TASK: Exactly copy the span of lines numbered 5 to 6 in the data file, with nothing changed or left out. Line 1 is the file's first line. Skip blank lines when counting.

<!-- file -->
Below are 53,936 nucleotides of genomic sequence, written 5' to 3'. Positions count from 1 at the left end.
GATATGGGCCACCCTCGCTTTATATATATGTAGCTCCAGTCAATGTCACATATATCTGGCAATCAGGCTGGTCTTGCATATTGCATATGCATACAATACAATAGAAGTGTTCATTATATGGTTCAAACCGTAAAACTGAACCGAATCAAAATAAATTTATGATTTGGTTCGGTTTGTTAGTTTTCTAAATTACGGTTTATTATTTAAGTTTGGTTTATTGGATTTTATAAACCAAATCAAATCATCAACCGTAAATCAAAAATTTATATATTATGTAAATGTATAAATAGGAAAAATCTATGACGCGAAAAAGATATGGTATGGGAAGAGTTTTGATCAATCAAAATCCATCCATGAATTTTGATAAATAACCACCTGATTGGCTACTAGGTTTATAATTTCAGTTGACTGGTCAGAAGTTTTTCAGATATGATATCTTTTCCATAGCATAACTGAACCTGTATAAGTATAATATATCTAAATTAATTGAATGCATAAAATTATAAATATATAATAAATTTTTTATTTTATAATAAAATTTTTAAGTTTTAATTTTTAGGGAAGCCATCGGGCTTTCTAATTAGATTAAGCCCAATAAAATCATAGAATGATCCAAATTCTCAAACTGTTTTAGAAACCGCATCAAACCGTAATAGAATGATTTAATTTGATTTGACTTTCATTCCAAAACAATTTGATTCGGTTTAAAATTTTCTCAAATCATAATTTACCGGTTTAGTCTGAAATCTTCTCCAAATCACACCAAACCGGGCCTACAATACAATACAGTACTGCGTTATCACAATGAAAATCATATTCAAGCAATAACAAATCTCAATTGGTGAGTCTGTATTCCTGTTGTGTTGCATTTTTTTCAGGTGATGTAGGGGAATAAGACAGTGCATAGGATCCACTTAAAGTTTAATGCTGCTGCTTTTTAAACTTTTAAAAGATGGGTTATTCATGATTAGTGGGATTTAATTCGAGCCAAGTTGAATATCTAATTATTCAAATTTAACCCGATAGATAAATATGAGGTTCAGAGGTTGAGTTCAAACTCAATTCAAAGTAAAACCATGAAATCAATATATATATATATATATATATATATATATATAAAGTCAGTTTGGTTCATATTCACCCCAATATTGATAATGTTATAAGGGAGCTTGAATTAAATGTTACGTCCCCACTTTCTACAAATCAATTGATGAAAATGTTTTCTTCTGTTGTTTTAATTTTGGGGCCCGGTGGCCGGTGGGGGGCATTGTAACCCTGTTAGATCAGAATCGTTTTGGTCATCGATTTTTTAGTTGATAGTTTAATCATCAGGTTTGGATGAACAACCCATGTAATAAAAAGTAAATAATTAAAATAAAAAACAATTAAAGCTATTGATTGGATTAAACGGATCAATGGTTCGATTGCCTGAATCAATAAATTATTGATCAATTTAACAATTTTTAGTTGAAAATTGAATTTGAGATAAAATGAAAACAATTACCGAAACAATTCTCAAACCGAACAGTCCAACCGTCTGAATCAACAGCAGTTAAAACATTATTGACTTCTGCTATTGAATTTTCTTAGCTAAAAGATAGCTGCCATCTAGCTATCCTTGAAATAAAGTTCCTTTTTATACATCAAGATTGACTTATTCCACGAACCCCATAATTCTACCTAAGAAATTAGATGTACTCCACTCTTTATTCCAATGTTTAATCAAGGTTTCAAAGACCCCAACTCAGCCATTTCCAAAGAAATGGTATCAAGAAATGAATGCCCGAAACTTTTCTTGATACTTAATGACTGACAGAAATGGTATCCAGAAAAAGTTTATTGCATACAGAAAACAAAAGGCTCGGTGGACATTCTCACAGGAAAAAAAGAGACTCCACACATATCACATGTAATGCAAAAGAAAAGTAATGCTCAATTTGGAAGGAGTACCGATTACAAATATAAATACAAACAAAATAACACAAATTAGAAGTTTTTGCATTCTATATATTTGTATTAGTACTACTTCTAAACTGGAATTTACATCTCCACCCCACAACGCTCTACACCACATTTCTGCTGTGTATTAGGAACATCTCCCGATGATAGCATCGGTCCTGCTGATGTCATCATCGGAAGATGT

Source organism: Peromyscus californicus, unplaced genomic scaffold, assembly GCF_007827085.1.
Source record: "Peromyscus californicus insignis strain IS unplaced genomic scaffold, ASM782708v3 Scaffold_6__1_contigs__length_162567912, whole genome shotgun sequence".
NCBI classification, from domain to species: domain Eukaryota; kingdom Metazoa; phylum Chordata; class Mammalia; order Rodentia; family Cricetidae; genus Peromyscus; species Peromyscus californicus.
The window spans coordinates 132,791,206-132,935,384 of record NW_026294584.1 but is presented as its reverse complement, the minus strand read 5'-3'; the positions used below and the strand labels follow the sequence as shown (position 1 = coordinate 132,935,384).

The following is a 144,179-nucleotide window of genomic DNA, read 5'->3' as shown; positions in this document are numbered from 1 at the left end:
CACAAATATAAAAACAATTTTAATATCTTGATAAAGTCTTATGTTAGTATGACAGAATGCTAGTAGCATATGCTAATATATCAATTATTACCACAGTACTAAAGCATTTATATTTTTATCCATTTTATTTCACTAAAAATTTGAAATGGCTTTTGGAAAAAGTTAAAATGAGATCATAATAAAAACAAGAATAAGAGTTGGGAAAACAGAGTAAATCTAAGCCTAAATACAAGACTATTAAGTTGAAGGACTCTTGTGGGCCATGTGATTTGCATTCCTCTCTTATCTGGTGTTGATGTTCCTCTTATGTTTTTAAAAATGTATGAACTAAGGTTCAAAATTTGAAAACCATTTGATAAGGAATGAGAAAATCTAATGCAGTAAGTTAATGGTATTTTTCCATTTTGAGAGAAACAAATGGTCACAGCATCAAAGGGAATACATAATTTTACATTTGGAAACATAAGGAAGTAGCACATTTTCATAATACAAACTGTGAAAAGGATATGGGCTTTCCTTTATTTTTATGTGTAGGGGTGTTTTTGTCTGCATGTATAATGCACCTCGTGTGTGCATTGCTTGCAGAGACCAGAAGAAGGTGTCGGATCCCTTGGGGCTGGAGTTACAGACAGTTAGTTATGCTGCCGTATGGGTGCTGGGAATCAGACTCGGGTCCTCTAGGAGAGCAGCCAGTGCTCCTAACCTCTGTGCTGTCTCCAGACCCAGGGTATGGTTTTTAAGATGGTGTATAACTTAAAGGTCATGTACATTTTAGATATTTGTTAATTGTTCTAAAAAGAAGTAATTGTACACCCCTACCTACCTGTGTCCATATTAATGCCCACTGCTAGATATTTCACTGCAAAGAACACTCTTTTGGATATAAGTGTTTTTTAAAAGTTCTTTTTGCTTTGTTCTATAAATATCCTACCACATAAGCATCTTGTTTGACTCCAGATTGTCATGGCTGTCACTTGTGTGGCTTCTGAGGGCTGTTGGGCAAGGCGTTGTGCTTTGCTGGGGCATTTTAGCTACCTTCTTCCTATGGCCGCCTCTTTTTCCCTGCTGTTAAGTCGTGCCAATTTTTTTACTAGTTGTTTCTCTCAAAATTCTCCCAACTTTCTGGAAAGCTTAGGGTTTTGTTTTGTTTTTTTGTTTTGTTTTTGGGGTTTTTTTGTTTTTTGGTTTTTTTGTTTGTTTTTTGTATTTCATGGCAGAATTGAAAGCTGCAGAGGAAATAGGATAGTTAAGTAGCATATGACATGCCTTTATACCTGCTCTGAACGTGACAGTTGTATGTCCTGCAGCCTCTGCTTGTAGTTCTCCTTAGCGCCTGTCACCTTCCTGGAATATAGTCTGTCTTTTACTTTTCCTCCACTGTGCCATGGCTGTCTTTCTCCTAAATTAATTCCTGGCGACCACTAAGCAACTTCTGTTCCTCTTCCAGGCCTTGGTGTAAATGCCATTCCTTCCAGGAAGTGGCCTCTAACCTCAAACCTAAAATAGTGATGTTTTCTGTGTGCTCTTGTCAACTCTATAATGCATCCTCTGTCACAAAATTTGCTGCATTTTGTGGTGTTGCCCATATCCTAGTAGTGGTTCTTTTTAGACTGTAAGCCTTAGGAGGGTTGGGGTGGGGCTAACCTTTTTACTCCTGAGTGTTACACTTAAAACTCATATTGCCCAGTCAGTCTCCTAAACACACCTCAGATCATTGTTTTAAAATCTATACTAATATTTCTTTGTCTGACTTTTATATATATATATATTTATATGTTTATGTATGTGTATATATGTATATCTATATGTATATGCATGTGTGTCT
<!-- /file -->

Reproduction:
NCBI classification, from domain to species: domain Eukaryota; kingdom Metazoa; phylum Chordata; class Mammalia; order Rodentia; family Cricetidae; genus Peromyscus; species Peromyscus californicus.
The window spans coordinates 132,791,206-132,935,384 of record NW_026294584.1 but is presented as its reverse complement, the minus strand read 5'-3'; the positions used below and the strand labels follow the sequence as shown (position 1 = coordinate 132,935,384).